• Once the various questionnaires have been sufficiently answered and flags and action plans sufficiently resolved, the gathered data can be compiled and the appropriate audit reports generated.
  • The exemplary administrator-site 120 is a computer-based server capable of accessing the Internet. However, it should be appreciated that the administrator-site 120 can take any number of forms, including a server, a personal computer, a mainframe etc. While administrative facilities, such the exemplary administrator-site 120, generally are expected to be located at a management facility, such as a corporate headquarters, the exemplary administrator-site 120 can be located practically anywhere, including a location within one of the client-sites 130-150.
  • The client-sites 130-150 of the immediate example can include a variety of industrial facilities, such as power-plants, chemical plants, food-processing plants and manufacturing facilities that are subject to environmental regulation and audits. However, it should be appreciated that the nature of the client-sites 130-150, as well as the nature of the audits and type of regulation involved, can vary across a wide spectrum of activities.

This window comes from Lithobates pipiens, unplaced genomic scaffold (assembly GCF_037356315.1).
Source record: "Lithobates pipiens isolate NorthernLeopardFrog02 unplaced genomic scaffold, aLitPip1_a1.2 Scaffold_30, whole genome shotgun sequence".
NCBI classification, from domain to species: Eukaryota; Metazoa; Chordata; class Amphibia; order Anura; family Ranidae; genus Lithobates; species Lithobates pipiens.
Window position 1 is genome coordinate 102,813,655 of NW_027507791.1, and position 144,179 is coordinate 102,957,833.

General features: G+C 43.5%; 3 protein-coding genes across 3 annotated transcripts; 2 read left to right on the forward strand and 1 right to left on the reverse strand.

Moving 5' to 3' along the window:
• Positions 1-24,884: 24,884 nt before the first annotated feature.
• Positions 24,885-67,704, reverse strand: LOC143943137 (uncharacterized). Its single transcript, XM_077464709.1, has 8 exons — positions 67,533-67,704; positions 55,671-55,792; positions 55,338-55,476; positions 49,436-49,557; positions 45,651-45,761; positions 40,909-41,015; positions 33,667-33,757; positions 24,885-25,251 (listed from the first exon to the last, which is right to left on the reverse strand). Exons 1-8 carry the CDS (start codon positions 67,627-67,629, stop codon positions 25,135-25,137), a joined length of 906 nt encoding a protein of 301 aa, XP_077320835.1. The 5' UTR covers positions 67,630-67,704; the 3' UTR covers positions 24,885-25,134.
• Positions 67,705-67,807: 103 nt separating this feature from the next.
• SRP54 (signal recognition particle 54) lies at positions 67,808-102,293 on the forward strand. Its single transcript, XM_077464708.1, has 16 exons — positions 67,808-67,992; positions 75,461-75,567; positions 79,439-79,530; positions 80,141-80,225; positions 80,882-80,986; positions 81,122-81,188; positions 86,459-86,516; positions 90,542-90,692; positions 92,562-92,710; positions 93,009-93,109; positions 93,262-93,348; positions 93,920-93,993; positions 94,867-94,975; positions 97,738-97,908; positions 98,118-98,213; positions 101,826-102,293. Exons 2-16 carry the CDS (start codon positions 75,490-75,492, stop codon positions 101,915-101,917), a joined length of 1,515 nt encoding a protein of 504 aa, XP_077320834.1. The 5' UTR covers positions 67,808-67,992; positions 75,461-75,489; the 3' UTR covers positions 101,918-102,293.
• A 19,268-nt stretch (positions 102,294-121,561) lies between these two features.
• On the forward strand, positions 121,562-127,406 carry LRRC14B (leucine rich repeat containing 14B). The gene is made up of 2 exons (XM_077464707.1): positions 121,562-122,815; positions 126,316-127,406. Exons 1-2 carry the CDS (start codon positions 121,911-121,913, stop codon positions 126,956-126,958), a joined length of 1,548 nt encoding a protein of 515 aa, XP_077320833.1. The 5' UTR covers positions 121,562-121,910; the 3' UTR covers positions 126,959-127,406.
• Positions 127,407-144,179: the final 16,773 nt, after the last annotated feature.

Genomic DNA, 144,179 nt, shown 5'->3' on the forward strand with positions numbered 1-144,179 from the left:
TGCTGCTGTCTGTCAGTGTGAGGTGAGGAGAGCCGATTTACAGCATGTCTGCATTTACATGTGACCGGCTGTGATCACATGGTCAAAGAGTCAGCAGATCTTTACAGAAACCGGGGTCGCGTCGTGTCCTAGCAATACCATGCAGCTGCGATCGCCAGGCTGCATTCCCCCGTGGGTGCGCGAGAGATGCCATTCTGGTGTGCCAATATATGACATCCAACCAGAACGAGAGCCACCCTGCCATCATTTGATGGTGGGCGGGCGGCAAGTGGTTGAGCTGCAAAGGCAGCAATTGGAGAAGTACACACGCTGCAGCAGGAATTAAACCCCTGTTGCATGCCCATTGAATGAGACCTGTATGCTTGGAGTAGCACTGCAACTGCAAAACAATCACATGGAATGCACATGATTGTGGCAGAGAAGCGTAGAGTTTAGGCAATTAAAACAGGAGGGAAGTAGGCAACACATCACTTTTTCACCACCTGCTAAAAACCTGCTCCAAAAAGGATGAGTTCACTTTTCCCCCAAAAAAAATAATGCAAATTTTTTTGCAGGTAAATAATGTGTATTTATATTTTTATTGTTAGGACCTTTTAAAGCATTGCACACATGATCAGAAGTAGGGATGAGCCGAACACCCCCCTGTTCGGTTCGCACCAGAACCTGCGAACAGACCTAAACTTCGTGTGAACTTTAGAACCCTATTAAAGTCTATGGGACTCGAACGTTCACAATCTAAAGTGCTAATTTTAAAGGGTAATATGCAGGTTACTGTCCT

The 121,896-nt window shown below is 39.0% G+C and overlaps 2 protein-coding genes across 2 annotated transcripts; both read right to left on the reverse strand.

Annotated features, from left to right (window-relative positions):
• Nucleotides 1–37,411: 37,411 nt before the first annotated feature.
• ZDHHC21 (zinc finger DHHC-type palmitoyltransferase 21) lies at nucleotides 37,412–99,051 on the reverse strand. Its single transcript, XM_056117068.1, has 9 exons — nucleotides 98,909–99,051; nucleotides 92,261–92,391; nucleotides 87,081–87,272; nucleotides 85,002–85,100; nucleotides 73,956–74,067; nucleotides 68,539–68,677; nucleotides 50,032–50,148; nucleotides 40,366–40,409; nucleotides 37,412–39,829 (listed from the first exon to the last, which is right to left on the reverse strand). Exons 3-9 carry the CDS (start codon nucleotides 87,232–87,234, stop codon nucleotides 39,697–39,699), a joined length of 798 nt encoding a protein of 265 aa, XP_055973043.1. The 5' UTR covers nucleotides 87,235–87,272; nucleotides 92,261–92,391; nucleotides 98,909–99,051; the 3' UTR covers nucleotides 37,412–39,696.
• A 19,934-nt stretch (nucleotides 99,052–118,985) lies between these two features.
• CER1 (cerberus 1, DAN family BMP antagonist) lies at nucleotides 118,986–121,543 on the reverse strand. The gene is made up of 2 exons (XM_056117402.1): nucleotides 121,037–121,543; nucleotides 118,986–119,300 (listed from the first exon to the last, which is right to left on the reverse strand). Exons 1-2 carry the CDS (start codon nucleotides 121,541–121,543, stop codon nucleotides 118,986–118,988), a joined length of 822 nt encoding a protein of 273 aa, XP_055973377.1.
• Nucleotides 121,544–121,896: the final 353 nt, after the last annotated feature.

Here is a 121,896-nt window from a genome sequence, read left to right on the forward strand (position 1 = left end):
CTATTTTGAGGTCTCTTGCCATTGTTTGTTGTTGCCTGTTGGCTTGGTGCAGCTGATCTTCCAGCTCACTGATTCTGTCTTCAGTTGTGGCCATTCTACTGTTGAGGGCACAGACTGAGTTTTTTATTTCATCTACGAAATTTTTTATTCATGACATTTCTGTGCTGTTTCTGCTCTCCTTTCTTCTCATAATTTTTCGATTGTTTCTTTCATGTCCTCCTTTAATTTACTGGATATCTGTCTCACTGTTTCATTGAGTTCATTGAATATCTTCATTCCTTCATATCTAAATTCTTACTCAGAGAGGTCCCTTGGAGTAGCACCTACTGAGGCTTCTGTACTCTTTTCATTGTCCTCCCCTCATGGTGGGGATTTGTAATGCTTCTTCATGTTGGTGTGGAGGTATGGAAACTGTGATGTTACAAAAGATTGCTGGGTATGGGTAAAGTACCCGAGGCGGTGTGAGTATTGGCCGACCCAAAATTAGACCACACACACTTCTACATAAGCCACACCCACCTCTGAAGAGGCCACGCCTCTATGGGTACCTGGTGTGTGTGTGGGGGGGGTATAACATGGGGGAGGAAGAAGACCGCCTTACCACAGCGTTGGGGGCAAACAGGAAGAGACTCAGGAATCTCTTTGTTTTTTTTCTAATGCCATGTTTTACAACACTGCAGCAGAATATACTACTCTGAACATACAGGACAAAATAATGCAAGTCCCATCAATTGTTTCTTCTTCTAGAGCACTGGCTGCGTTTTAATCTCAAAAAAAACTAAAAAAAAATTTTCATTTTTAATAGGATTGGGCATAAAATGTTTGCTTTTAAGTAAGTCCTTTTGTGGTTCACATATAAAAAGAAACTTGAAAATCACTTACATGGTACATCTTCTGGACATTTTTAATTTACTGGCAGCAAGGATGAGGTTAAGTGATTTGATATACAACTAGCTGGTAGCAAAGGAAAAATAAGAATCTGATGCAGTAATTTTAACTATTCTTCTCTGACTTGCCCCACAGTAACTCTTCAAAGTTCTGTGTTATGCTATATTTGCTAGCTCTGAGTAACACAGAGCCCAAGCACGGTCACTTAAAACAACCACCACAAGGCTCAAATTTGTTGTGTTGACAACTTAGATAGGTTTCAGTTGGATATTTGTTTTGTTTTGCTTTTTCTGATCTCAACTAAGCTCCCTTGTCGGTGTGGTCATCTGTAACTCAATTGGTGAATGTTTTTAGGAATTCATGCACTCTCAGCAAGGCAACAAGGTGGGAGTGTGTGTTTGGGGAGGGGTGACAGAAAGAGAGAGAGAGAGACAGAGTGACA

• Depending on the nature of the regulation, the client-sites 130-150 may be located at geographically distant locations, While the phrase “geographically distant locations” and its derivative terms are somewhat imprecise in nature, such terms generally refer to two or more sites/locations that are not within the same building or complex of buildings. For the purpose of this disclosure, it should be appreciated that geographically distant sites may refer to locations separated by a few city blocks or my several miles, locations separated by state or national boundaries or even perhaps even refer to locations separated by regulatory boundaries, i.e., locations where different standards of regulations may apply.